Healthcare facilities can undertake a cost-benefit analysis to identify high-yield pain-management interventions for both prevention and treatment. Based on work from the field, the most effective and cost-efficient treatments should be incorporated into practice guidelines and other best-practice initiatives. Treatment outcomes should take into account outcomes on pain, level of disability, and the psychosocial impact of pain.2

The NPS addresses the lack of pain self-management programs nationwide, identifying this as an unmet opportunity to provide patients with appropriate skills, education, and resources to actively manage their pain. It proposes that pain self-management programs be integrated into healthcare systems, with goal setting, problem solving, decision making, and psychosocial aspects of care as targets.2

The gold standard for pain assessment involves patient self-assessment. Healthcare facilities can improve patient care by integrating appropriate pain-assessment tools into the electronic health record. They can also pilot new pain-assessment tools and determine the cost-benefit ratio of these instruments.2

Health Disparities

Healthy People 2020 defines a health disparity as “a particular type of health difference that is closely linked with social, economic, and/or environmental disadvantage.”4 The NPS goes a step further, including all higher-risk groups that comprise vulnerable populations and addressing negative healthcare provider (HCP) attitudes and behaviors toward pain that may lead to discrimination, bias, or stigma. Negative HCP attitudes may lead to patient unwillingness to report pain and decreased patient participation in decision making and treatment plan follow-up. Populations at risk for experiencing healthcare disparities include women exhibiting pain associated with chronic fatigue syndrome, fibromyalgia, and other conditions; elderly nursing home patients; minority patients with sickle cell disease; and patients with HIV-associated pain. Healthcare organizations can eliminate disparities in pain assessment and management by increasing access to high-quality pain treatment; developing strategies and expectations for equitable assessment and treatment of pain; creating appropriate supporting programs and services for patients with pain; and improving communication between HCPs and patients and their families or caregivers.2

The first step in addressing a problem is identifying its existence. The NPS encourages healthcare organizations to conduct baseline surveys of HCPs’ biases, attitudes, beliefs, knowledge, and behaviors regarding pain, especially as they pertain to vulnerable populations. If a problem is identified, strategies should be developed to overcome bias and identify gaps in knowledge. To combat disparities in their organization, healthcare facilities are urged to conduct demonstration projects based on the results of pilot pain projects.2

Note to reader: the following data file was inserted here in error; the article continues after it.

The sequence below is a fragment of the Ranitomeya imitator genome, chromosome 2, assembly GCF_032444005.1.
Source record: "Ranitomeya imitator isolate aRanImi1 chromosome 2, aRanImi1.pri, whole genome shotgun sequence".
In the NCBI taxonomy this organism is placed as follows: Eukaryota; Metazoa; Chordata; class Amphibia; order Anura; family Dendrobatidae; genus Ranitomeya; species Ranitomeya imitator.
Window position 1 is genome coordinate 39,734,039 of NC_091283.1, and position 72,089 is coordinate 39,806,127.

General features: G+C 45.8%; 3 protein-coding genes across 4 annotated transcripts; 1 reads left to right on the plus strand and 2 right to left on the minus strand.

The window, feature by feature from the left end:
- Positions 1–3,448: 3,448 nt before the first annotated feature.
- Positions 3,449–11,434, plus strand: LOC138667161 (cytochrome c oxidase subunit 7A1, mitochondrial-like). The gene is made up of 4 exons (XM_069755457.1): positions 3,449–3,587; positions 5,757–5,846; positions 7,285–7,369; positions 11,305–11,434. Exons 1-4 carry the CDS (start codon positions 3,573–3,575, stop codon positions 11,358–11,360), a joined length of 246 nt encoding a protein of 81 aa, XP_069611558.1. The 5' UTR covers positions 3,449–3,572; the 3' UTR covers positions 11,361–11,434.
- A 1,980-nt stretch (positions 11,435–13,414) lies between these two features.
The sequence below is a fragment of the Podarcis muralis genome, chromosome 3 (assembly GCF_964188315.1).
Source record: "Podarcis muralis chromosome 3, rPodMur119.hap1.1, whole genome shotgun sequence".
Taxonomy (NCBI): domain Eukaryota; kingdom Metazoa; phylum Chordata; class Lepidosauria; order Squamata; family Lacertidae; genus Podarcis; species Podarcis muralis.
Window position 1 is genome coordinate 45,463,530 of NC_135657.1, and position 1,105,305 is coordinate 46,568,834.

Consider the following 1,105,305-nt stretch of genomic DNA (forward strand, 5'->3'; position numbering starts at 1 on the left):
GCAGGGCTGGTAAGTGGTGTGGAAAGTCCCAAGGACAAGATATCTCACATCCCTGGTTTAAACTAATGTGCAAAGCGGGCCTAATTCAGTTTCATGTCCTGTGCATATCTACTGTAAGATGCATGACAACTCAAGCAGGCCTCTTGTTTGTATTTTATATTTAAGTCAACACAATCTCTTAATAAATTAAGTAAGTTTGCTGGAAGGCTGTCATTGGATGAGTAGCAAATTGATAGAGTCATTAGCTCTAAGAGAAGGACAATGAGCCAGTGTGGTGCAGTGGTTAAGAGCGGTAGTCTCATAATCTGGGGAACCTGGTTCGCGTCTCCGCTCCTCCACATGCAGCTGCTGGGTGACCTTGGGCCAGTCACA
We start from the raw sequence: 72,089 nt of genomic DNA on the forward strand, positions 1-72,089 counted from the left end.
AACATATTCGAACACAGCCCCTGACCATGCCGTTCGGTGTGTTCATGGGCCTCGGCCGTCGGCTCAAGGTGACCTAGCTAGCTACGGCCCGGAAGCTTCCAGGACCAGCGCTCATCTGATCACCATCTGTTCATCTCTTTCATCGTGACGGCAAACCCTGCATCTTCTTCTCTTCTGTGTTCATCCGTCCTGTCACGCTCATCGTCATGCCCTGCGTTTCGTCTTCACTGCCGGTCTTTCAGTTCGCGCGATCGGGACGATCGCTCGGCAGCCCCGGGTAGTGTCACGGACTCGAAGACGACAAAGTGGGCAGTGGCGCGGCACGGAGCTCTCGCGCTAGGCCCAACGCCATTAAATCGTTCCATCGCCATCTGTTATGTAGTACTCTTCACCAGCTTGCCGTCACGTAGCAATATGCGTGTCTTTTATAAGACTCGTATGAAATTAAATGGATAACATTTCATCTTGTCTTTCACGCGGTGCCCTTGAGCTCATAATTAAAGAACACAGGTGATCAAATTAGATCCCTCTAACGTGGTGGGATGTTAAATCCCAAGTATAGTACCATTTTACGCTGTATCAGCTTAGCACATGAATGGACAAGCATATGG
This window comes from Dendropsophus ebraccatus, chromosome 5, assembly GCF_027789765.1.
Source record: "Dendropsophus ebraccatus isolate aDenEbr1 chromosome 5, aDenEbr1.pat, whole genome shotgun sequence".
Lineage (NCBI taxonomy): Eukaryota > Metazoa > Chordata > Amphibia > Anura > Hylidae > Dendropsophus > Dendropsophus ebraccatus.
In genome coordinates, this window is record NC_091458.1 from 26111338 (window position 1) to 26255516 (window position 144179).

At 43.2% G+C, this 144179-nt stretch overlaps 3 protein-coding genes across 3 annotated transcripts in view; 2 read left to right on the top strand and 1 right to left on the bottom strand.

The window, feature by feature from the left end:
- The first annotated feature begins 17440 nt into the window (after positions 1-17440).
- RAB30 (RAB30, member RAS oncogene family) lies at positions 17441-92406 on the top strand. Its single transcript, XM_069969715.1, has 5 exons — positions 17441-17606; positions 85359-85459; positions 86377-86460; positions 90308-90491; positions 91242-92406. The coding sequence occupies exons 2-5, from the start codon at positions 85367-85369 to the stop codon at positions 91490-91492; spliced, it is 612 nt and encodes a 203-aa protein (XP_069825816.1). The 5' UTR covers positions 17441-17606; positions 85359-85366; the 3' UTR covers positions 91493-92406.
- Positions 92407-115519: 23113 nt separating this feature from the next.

Healthcare organizations should promote awareness of patient and provider resources that can connect people with chronic pain to appropriate care. Healthcare facilities can create interactive Web-based gateway programs to link information and pain-management resources to patients and their families. A potential resource is Telemedicine consultations and training programs for hard-to-reach populations and for clinicians who do not practice in a multidisciplinary setting are other methods that healthcare networks can implement to help eliminate disparities. Facilities should be offered financial incentives to adopt effective models that minimize health disparities. Useful metrics would be the changes in prevalence of untreated or inadequately treated pain in vulnerable groups.

Healthcare institutions should facilitate communication regarding pain assessment and management between patients and HCPs in order to heighten awareness, eliminate disparities, and reduce the stigma associated with pain management. Efforts should be made to address the pain needs of patients with low English proficiency, low literacy, poor health literacy, or communication disabilities. There is a paucity of information on this subject. Pharmacists can play a significant role in enhancing appropriate medication use and promoting pain-medication literacy.6 Facilities should provide culturally and linguistically appropriate services to adequately address the pain needs of health-illiterate patients.7